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The Mountaineer Online



Fort Drum community honors three fallen division Soldiers


Brig. Gen. Harry E. Miller Jr., senior commander Fort Drum, addresses Soldiers, Family Members and friends who gathered Friday at the Main Post Chapel to honor Sgt. 1st Class Todd M. Harris, Sgt. Michael Paranzino and Spc. Blake D. Whipple, who died while supporting Operation Enduring Freedom in Afghanistan.  Photo by Glenn Wagner.
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Brig. Gen. Harry E. Miller Jr., senior commander Fort Drum, addresses Soldiers, Family Members and friends who gathered Friday at the Main Post Chapel to honor Sgt. 1st Class Todd M. Harris, Sgt. Michael Paranzino and Spc. Blake D. Whipple, who died while supporting Operation Enduring Freedom in Afghanistan.  Photo by Glenn Wagner.

 

Paul Steven Ghiringhelli

Staff Writer

Soldiers, Family Members and friends of the Fort Drum community attended a Mountain Remembrance ceremony Jan. 27 at the Main Post Chapel to honor three 10th Mountain Division (LI) Soldiers recently killed in Afghanistan while supporting Operation Enduring Freedom.

The Soldiers were Sgt. 1st Class Todd M. Harris, a mortar platoon sergeant with 1st Battalion, 87th Infantry Regiment; Sgt. Michael Paranzino, a cavalry scout from 1st Squadron, 71st Cavalry Regiment; and Spc. Blake D. Whipple, a combat engineer with 693rd Sapper Company, 7th Engineer Battalion.

“The Soldiers we are honoring today were volunteers in a volunteer Army,” said Brig. Gen. Harry E. Miller Jr., senior commander Fort Drum. “No one demanded their service; rather, they gave years of their lives in commitment to defending their country, and ultimately they gave their lives.”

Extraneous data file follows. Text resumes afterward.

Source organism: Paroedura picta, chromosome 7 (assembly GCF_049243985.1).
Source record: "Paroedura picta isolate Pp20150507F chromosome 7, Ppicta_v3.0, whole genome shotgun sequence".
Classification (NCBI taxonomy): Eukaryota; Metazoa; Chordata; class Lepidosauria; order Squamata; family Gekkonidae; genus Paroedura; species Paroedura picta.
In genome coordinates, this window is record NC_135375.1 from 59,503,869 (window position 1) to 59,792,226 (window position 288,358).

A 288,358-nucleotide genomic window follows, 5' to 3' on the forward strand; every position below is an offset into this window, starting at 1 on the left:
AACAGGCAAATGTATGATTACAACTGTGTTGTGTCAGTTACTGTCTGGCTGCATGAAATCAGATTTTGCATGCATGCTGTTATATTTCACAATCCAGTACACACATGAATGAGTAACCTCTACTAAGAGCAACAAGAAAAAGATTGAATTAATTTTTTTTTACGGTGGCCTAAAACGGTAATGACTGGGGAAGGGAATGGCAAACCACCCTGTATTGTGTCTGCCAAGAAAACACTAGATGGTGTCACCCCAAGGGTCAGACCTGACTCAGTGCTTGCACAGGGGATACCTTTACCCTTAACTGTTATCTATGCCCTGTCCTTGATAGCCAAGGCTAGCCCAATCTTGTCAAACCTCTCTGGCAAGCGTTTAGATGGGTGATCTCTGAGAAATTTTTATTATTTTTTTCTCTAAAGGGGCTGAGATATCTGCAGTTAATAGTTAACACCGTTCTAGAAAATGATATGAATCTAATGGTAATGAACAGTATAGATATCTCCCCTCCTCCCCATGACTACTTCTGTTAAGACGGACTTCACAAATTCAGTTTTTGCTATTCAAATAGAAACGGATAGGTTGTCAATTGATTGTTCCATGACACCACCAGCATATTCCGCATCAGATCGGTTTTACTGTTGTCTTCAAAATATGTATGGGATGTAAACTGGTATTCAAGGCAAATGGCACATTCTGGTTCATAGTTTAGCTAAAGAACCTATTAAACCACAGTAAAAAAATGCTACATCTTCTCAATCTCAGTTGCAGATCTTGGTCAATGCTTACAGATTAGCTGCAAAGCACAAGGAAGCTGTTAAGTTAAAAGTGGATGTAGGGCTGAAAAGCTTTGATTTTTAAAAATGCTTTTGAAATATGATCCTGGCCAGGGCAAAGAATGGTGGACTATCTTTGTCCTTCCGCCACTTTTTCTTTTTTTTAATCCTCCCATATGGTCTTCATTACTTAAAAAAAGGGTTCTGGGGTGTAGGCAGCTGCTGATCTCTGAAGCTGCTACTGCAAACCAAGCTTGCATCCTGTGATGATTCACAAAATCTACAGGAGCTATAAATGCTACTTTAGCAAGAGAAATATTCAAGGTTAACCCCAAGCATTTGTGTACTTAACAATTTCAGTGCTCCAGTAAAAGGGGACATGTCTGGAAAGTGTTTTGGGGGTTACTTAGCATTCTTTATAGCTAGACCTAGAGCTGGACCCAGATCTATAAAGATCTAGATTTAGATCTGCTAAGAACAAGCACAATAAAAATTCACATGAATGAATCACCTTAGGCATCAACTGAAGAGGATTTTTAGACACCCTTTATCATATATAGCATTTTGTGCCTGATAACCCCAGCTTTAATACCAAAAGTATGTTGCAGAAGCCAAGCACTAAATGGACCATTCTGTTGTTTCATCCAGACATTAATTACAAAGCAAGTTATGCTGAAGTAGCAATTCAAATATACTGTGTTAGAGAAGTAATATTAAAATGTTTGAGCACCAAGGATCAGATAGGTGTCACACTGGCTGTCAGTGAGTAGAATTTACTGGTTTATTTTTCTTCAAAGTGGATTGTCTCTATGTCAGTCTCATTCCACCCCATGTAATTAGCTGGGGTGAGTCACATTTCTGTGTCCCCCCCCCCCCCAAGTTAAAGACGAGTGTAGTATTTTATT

Miller said the Soldiers being honored shared special bonds of loyalty, dependency and passion for one another. He explained that losing a battle buddy in combat means “to suddenly find oneself without the support and trust of another, in the most dangerous of situations.”

But the bonds of one’s immediate Family, he noted, are without comparison.

“A Soldier’s immediate Family is his refuge, his purpose and his unfailing support,” Miller said. “Families, I want you to know that you are not alone. To the Families here today, you are always welcome in the 10th Mountain Division, and I invite you to always be a part of our Army Family.

“Your sacrifices are tremendous,” he added. “Whereas your Soldier volunteered his service to this country, you did not. Yet, you faithfully supported and ultimately sacrificed more than the overwhelming majority of other citizens – citizens who will reap the benefits of your sacrifice for years to come, but will never understand what that sacrifice feels like.”

During the ceremony, commanders from each Soldier’s unit also paid tribute to their fallen comrades.

In honoring the memory of Harris, Capt. Michael E. Falls, rear detachment commander of 1st Battalion, 87th Infantry Regiment, called the fallen warrior a “fearless, selfless motivator” who was a “brother-in-arms and an infantryman through and through.”